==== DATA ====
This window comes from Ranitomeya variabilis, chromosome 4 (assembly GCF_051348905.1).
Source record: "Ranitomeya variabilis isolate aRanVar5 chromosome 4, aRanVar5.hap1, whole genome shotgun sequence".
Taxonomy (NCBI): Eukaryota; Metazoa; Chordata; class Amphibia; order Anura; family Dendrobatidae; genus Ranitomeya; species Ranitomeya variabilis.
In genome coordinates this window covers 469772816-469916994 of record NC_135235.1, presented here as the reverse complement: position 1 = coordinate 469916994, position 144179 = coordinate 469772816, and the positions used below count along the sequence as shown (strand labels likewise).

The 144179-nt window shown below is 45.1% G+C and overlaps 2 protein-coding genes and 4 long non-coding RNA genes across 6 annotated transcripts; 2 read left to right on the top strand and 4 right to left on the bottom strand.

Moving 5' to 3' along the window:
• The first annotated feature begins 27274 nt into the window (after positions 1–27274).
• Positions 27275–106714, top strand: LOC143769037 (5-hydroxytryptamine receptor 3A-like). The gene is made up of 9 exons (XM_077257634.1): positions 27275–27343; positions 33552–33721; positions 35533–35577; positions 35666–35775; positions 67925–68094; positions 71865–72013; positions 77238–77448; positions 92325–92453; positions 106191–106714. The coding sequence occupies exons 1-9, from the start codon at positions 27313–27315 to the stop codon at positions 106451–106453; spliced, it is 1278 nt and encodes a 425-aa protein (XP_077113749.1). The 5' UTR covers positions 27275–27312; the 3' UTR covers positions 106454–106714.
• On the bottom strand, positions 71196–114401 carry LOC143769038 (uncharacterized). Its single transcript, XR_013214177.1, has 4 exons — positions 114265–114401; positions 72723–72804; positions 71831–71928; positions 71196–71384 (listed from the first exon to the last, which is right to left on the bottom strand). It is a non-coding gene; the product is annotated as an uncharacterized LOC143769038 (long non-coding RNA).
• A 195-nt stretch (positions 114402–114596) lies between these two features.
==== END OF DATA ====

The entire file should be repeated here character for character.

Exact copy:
This window comes from Ranitomeya variabilis, chromosome 4 (assembly GCF_051348905.1).
Source record: "Ranitomeya variabilis isolate aRanVar5 chromosome 4, aRanVar5.hap1, whole genome shotgun sequence".
Taxonomy (NCBI): Eukaryota; Metazoa; Chordata; class Amphibia; order Anura; family Dendrobatidae; genus Ranitomeya; species Ranitomeya variabilis.
In genome coordinates this window covers 469772816-469916994 of record NC_135235.1, presented here as the reverse complement: position 1 = coordinate 469916994, position 144179 = coordinate 469772816, and the positions used below count along the sequence as shown (strand labels likewise).

The 144179-nt window shown below is 45.1% G+C and overlaps 2 protein-coding genes and 4 long non-coding RNA genes across 6 annotated transcripts; 2 read left to right on the top strand and 4 right to left on the bottom strand.

Moving 5' to 3' along the window:
• The first annotated feature begins 27274 nt into the window (after positions 1–27274).
• Positions 27275–106714, top strand: LOC143769037 (5-hydroxytryptamine receptor 3A-like). The gene is made up of 9 exons (XM_077257634.1): positions 27275–27343; positions 33552–33721; positions 35533–35577; positions 35666–35775; positions 67925–68094; positions 71865–72013; positions 77238–77448; positions 92325–92453; positions 106191–106714. The coding sequence occupies exons 1-9, from the start codon at positions 27313–27315 to the stop codon at positions 106451–106453; spliced, it is 1278 nt and encodes a 425-aa protein (XP_077113749.1). The 5' UTR covers positions 27275–27312; the 3' UTR covers positions 106454–106714.
• On the bottom strand, positions 71196–114401 carry LOC143769038 (uncharacterized). Its single transcript, XR_013214177.1, has 4 exons — positions 114265–114401; positions 72723–72804; positions 71831–71928; positions 71196–71384 (listed from the first exon to the last, which is right to left on the bottom strand). It is a non-coding gene; the product is annotated as an uncharacterized LOC143769038 (long non-coding RNA).
• A 195-nt stretch (positions 114402–114596) lies between these two features.